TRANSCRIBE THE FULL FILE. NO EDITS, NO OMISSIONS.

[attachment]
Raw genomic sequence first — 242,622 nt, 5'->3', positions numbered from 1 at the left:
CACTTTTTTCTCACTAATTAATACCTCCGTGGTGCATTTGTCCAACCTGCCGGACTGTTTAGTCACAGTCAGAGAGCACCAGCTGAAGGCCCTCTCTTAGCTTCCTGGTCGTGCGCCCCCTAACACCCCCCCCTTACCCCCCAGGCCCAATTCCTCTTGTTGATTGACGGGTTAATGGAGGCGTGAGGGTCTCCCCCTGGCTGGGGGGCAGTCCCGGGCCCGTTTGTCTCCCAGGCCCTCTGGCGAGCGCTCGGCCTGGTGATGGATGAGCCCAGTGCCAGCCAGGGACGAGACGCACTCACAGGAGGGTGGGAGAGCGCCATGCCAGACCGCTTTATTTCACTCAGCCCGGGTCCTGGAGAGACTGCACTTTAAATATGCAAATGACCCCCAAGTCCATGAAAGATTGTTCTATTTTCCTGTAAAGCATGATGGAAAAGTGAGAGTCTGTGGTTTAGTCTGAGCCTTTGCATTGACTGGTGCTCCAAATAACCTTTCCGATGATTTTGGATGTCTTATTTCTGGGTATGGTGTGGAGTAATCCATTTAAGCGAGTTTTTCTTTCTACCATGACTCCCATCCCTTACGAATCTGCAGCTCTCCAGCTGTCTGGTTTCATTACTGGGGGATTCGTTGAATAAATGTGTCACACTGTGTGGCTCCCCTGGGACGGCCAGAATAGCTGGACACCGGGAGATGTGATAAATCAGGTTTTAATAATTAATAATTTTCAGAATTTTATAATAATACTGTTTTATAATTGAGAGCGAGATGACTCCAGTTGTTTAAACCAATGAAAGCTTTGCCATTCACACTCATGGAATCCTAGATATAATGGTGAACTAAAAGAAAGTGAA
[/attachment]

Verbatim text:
Raw genomic sequence first — 242,622 nt, 5'->3', positions numbered from 1 at the left:
CACTTTTTTCTCACTAATTAATACCTCCGTGGTGCATTTGTCCAACCTGCCGGACTGTTTAGTCACAGTCAGAGAGCACCAGCTGAAGGCCCTCTCTTAGCTTCCTGGTCGTGCGCCCCCTAACACCCCCCCCTTACCCCCCAGGCCCAATTCCTCTTGTTGATTGACGGGTTAATGGAGGCGTGAGGGTCTCCCCCTGGCTGGGGGGCAGTCCCGGGCCCGTTTGTCTCCCAGGCCCTCTGGCGAGCGCTCGGCCTGGTGATGGATGAGCCCAGTGCCAGCCAGGGACGAGACGCACTCACAGGAGGGTGGGAGAGCGCCATGCCAGACCGCTTTATTTCACTCAGCCCGGGTCCTGGAGAGACTGCACTTTAAATATGCAAATGACCCCCAAGTCCATGAAAGATTGTTCTATTTTCCTGTAAAGCATGATGGAAAAGTGAGAGTCTGTGGTTTAGTCTGAGCCTTTGCATTGACTGGTGCTCCAAATAACCTTTCCGATGATTTTGGATGTCTTATTTCTGGGTATGGTGTGGAGTAATCCATTTAAGCGAGTTTTTCTTTCTACCATGACTCCCATCCCTTACGAATCTGCAGCTCTCCAGCTGTCTGGTTTCATTACTGGGGGATTCGTTGAATAAATGTGTCACACTGTGTGGCTCCCCTGGGACGGCCAGAATAGCTGGACACCGGGAGATGTGATAAATCAGGTTTTAATAATTAATAATTTTCAGAATTTTATAATAATACTGTTTTATAATTGAGAGCGAGATGACTCCAGTTGTTTAAACCAATGAAAGCTTTGCCATTCACACTCATGGAATCCTAGATATAATGGTGAACTAAAAGAAAGTGAA